One cup of tea weighs 1/2 lb? As a regular tea drinker, I'd have to say either that's an error or that's some very weak tea.

    16 cups in a gallon. 1 gallon of water weighs 8 pounds. 1/2 pound per cup. I am sure the tea leaves add trivial weight.

    Yes, once brewed. But I thought it was listing how much the *packet of tea leaves* weighed.


    1 person marked this as a favorite.
    Fozzy Hammer wrote:
    sunshadow21 wrote:


    The rifle is still functional, but it really something you would want to routinely have to rely on to kill someone before they could kill you? I, too, have a family heirloom in the form of a rifle from either the civil war or earlier. That doesn't mean that if I were to take up the life of mercanery that I would be interested in relying on it in the field.

    Hmm. A properly cared for M1?

    M1 Garand
    Fires a 30 caliber (30-06) round. Muzzle velocity 2800 fps. Effective range 400 yards.

    It was in service for 21 years in the US Army as the standard issue rifle.

    It saw service in WWII, Korea, Arab-Israeli war, Indochina, Vietnam, Suez, Cambodia and Northern Ireland.

    Described by Patton as "the greatest implement of battle ever devised".

    Nope, not something you'd want to rely upon to kill people.

    Sounds like a masterwork weapon to me.


    Nimon wrote:
    Jadeite wrote:
    Nimon wrote:


    Rich Parents ia another broken trait, hope it gets scraped too. Traits should be a simple situational bonus, not ammo for power gamers.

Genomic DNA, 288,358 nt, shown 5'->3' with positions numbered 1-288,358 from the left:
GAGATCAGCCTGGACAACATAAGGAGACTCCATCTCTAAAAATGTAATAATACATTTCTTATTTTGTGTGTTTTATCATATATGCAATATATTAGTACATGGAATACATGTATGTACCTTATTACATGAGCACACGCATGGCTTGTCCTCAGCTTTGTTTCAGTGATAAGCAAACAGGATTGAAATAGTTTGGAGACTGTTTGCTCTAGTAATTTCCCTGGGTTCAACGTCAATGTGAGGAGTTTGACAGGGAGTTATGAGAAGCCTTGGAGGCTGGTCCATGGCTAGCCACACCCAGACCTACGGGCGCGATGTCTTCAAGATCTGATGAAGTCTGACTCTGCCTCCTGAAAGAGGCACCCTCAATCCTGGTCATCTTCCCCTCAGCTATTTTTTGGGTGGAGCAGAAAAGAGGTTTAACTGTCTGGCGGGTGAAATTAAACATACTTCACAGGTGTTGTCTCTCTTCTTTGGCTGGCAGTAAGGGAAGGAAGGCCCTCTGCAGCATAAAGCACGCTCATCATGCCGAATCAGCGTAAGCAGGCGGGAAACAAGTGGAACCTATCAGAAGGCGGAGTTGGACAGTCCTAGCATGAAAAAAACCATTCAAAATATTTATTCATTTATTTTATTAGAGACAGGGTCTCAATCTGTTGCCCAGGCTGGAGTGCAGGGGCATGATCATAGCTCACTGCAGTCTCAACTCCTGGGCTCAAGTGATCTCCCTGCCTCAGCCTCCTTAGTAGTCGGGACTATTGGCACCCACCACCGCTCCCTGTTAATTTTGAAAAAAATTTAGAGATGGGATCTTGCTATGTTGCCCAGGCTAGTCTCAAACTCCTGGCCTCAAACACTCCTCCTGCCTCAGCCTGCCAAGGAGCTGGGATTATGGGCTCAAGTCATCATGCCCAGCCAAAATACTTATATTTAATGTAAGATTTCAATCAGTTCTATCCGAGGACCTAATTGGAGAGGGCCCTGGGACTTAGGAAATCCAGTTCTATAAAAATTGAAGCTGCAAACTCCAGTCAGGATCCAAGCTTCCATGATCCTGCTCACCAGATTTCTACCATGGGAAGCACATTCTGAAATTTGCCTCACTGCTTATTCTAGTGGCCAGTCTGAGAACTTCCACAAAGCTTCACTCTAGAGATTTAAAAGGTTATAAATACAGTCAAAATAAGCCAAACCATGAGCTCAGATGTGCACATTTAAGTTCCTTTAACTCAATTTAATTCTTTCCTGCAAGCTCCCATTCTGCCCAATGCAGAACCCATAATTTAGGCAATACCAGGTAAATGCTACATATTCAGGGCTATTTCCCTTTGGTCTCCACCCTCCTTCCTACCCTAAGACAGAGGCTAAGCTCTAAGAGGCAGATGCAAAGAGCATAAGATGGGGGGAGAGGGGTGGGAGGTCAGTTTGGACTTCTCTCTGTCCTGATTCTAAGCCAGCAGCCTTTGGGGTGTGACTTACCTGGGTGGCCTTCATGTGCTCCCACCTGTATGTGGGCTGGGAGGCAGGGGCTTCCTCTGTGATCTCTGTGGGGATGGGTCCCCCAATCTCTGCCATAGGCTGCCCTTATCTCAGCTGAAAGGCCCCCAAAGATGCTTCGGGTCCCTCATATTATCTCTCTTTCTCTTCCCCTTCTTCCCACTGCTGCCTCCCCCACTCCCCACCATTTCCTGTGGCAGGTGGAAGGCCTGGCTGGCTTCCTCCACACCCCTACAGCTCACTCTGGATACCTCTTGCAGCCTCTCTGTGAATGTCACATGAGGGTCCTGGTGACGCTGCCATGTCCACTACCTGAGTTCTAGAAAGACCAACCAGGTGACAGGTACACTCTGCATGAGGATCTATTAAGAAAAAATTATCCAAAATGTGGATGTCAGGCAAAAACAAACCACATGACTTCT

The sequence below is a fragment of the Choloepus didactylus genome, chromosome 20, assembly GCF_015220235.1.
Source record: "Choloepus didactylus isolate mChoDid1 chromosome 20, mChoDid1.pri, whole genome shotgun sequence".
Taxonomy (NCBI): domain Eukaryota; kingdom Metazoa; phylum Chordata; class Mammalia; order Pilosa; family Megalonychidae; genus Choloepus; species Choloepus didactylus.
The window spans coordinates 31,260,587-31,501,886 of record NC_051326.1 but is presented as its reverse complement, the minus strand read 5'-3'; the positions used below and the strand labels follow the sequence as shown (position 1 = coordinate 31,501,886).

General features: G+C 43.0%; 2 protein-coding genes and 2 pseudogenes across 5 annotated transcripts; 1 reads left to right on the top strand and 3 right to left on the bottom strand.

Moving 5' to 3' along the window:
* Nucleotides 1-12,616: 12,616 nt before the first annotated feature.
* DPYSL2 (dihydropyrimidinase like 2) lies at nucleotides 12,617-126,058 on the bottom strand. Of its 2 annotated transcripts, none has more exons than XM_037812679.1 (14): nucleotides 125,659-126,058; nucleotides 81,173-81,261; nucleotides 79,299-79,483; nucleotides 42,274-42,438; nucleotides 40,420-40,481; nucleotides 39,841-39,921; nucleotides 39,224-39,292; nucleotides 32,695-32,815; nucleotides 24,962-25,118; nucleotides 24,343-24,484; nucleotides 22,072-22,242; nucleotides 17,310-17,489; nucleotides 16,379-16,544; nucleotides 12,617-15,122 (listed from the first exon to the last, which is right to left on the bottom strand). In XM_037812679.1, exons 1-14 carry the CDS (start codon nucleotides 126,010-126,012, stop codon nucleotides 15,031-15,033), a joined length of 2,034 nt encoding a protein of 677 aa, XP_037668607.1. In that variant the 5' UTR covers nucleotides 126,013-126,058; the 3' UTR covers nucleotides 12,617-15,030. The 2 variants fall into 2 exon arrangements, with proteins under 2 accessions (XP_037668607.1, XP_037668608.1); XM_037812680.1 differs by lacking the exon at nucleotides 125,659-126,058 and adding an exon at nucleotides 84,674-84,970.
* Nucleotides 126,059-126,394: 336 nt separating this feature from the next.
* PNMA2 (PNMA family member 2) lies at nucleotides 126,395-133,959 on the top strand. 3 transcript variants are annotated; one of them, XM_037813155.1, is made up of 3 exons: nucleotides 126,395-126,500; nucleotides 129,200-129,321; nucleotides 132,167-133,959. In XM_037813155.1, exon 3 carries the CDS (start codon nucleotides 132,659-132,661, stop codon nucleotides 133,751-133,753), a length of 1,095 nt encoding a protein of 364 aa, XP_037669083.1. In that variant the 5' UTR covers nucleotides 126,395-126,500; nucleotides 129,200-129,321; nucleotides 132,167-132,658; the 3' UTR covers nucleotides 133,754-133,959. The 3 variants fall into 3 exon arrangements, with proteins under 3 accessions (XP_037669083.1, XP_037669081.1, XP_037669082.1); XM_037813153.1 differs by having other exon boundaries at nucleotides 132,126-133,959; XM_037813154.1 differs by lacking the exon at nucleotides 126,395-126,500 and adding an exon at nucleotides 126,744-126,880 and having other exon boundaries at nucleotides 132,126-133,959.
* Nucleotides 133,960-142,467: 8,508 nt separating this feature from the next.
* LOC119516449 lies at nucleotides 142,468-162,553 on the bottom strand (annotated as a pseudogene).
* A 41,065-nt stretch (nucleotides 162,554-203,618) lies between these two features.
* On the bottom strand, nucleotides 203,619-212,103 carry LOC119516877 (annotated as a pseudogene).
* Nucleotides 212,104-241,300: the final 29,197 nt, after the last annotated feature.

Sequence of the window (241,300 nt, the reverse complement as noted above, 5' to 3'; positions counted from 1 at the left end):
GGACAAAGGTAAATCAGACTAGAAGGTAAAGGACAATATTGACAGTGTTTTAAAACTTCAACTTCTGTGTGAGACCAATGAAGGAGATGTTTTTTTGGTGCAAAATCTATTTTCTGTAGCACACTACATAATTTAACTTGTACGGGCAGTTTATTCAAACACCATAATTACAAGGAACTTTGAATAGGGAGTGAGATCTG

Unless you stop playing after level 2, no power gamer worth that title would chose Rich Parents instead of a trait that grants a bonus that is relevant for the whole career.
    Being able to afford multipul MC gear at level 1 is power gameing. Really traits are only good for the first 5 levels, after that the small bonuses become insignificant.

    I disagree, there are lots of traits that are meaningful all the way through level 20. For instance the traits that add skills as class skills. That is useful for many characters throughout their whole career.

    Traits dont HAVE to be so situational they stop being useful after level 5, its just a matter of designing and choosing the right ones.

    Andoran

    Kolokotroni wrote:
    Nimon wrote:
    Jadeite wrote:
    Nimon wrote:


    Rich Parents ia another broken trait, hope it gets scraped too. Traits should be a simple situational bonus, not ammo for power gamers.

    Unless you stop playing after level 2, no power gamer worth that title would chose Rich Parents instead of a trait that grants a bonus that is relevant for the whole career.
    Being able to afford multipul MC gear at level 1 is power gameing. Really traits are only good for the first 5 levels, after that the small bonuses become insignificant.

    I disagree, there are lots of traits that are meaningful all the way through level 20. For instance the traits that add skills as class skills. That is useful for many characters throughout their whole career.

    Traits dont HAVE to be so situational they stop being useful after level 5, its just a matter of designing and choosing the right ones.

    I agree.